Government to lift planning cap on big battery storage projects

Centrica’s Roosecote battery, and other grid-scale batteries, have been developed to 49MW to avoid national planning regime

Government has moved to change planning regulations that effectively capped grid-scale storage projects at 49.9MW, paving the way for bigger batteries.

Beis consulted in January on the regime but proposed keeping the 50MW threshold that categorises developments as Nationally Significant Infrastructure Projects, meaning they must go through the national planning system and require sign off from the secretary of state. The local planning regime tends to be faster, less costly and complex.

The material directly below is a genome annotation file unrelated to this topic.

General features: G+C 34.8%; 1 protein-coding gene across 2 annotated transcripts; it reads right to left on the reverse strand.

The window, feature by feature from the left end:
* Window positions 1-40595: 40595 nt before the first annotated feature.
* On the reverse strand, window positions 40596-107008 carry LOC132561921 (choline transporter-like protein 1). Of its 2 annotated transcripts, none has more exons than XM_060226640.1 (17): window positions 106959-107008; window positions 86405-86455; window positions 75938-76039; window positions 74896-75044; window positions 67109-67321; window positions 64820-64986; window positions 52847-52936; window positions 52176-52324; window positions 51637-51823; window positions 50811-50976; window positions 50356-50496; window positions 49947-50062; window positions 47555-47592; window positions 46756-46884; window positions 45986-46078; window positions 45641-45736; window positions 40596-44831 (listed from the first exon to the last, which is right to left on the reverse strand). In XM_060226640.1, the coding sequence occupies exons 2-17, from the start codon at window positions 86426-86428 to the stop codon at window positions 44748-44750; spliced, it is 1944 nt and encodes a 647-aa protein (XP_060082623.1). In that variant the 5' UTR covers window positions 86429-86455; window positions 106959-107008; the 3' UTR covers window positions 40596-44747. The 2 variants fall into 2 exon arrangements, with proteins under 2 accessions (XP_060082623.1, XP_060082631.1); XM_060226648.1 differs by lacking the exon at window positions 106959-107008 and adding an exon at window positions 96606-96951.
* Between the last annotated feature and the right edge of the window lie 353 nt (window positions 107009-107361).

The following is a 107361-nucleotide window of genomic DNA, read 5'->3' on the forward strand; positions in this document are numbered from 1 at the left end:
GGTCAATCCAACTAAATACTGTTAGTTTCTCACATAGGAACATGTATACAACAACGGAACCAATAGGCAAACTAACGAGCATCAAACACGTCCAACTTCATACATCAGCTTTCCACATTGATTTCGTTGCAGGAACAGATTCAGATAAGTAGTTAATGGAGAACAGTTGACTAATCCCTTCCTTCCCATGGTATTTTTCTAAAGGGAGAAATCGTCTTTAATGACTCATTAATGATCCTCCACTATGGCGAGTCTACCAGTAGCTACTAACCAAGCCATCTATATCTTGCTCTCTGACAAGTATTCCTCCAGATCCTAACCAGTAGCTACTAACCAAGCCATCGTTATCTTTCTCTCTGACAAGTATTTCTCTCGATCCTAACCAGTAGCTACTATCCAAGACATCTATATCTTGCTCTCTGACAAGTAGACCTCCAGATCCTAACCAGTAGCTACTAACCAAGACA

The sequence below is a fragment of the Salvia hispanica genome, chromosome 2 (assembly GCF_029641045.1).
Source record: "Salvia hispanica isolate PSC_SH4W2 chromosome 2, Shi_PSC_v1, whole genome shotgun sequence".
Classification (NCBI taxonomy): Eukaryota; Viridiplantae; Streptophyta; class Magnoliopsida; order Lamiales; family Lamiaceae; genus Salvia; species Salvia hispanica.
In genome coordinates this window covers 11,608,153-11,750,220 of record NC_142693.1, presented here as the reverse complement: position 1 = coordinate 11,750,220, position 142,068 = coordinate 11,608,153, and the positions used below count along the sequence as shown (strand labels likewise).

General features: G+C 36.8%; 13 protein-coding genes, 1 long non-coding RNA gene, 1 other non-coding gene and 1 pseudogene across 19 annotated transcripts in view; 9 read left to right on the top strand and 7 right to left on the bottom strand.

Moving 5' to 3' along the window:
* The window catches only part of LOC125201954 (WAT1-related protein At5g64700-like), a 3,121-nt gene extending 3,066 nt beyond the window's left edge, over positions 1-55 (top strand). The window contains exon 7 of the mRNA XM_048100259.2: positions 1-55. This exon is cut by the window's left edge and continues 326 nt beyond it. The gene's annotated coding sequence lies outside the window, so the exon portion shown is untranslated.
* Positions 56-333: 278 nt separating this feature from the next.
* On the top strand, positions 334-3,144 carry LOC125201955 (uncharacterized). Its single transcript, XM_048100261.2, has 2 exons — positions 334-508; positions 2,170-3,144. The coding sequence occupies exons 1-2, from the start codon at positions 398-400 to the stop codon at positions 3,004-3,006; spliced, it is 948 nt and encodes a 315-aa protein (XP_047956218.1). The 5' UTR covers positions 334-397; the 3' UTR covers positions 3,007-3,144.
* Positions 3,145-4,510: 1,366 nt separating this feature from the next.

However, the department has changed its mind after responses to the consultation said keeping the threshold would hamstring deployment and add costs as developers have been forced to artificially split developments into individual chunks: According to industry data, two thirds of large battery projects in planning are between 49-50MW.

Proposed new rules will exempt storage (except hydro) of 50MW upwards from the national regime in England and Wales.

The shift was welcomed by storage proponents.

“This is a significant and positive change from the government,” said Electricity Storage Network policy lead, Madeleine Greenhalgh.

“It will help many developers who are currently capping projects at 49.9 MW and allow larger storage projects to progress. Applying rules created for generation to storage results in distortions such as this and we are pleased to see the government acknowledge that storage should be treated differently in this case.”

See the consultation here.

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